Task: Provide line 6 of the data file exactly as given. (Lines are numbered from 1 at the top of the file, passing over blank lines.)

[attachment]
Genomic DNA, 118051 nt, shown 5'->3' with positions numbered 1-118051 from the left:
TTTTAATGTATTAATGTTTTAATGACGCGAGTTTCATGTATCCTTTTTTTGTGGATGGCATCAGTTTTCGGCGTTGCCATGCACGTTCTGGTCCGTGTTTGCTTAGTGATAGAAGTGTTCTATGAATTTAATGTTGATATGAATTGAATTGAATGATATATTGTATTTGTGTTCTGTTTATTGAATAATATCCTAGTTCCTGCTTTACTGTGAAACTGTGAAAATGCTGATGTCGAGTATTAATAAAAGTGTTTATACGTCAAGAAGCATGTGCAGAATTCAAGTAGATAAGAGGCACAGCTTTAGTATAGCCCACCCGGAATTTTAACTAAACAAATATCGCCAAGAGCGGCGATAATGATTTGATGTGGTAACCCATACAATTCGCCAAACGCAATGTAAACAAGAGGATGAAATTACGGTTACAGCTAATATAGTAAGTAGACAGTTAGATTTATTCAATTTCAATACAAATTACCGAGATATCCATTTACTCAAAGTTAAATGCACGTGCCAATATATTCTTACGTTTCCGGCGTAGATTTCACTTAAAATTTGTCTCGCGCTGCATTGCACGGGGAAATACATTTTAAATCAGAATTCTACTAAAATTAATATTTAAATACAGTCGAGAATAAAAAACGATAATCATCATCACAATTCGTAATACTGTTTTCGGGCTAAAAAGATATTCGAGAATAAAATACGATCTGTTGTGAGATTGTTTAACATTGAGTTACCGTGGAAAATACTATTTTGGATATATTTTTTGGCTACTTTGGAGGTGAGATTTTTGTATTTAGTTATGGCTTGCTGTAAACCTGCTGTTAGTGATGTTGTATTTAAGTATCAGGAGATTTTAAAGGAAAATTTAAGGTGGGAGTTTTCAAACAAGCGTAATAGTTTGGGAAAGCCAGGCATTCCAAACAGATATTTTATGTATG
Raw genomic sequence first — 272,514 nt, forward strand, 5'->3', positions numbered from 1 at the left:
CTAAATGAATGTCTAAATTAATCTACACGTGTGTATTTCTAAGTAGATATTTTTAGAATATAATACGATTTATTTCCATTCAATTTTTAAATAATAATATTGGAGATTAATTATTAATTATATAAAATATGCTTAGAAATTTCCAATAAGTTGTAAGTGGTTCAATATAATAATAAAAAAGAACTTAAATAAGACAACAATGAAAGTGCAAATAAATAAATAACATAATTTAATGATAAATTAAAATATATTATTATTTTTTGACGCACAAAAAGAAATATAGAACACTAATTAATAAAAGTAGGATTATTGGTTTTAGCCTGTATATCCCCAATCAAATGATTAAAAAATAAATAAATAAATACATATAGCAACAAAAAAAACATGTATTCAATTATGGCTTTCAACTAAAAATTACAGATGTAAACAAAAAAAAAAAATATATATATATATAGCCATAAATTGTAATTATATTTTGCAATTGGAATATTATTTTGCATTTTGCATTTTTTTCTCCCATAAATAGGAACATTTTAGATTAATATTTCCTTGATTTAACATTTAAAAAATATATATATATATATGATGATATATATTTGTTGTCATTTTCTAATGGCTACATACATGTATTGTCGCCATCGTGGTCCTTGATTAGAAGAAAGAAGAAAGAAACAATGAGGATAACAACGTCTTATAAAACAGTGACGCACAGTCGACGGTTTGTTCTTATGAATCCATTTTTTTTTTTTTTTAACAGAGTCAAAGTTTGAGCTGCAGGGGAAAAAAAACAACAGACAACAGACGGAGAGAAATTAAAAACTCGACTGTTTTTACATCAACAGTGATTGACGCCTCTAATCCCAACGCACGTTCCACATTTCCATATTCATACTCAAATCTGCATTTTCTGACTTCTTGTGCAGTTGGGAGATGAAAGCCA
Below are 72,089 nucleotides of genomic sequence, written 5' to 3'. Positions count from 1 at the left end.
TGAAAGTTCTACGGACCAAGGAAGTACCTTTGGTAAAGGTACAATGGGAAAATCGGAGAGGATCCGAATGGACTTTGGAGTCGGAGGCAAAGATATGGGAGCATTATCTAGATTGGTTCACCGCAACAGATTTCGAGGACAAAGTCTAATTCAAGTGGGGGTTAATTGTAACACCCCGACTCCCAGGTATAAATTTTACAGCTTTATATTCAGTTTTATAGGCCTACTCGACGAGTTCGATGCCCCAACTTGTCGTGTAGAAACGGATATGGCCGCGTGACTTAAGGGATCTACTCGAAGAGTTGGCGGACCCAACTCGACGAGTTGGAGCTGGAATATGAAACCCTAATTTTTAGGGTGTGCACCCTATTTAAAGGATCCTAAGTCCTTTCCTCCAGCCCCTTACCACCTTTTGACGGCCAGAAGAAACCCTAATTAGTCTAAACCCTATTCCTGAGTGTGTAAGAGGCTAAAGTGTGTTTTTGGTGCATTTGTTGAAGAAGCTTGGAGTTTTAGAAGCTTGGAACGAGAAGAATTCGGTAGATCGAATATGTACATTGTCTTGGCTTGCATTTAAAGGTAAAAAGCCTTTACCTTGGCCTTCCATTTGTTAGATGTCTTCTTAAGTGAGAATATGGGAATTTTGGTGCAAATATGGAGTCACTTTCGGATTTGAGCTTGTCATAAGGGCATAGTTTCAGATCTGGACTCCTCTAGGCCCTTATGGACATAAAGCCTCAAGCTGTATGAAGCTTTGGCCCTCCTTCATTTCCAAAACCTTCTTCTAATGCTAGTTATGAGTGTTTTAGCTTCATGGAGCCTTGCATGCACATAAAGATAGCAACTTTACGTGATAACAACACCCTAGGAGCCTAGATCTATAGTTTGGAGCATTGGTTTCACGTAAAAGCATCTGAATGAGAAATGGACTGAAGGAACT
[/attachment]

TGAAAGTTCTACGGACCAAGGAAGTACCTTTGGTAAAGGTACAATGGGAAAATCGGAGAGGATCCGAATGGACTTTGGAGTCGGAGGCAAAGATATGGGAGCATTATCTAGATTGGTTCACCGCAACAGATTTCGAGGACAAAGTCTAATTCAAGTGGGGGTTAATTGTAACACCCCGACTCCCAGGTATAAATTTTACAGCTTTATATTCAGTTTTATAGGCCTACTCGACGAGTTCGATGCCCCAACTTGTCGTGTAGAAACGGATATGGCCGCGTGACTTAAGGGATCTACTCGAAGAGTTGGCGGACCCAACTCGACGAGTTGGAGCTGGAATATGAAACCCTAATTTTTAGGGTGTGCACCCTATTTAAAGGATCCTAAGTCCTTTCCTCCAGCCCCTTACCACCTTTTGACGGCCAGAAGAAACCCTAATTAGTCTAAACCCTATTCCTGAGTGTGTAAGAGGCTAAAGTGTGTTTTTGGTGCATTTGTTGAAGAAGCTTGGAGTTTTAGAAGCTTGGAACGAGAAGAATTCGGTAGATCGAATATGTACATTGTCTTGGCTTGCATTTAAAGGTAAAAAGCCTTTACCTTGGCCTTCCATTTGTTAGATGTCTTCTTAAGTGAGAATATGGGAATTTTGGTGCAAATATGGAGTCACTTTCGGATTTGAGCTTGTCATAAGGGCATAGTTTCAGATCTGGACTCCTCTAGGCCCTTATGGACATAAAGCCTCAAGCTGTATGAAGCTTTGGCCCTCCTTCATTTCCAAAACCTTCTTCTAATGCTAGTTATGAGTGTTTTAGCTTCATGGAGCCTTGCATGCACATAAAGATAGCAACTTTACGTGATAACAACACCCTAGGAGCCTAGATCTATAGTTTGGAGCATTGGTTTCACGTAAAAGCATCTGAATGAGAAATGGACTGAAGGAACT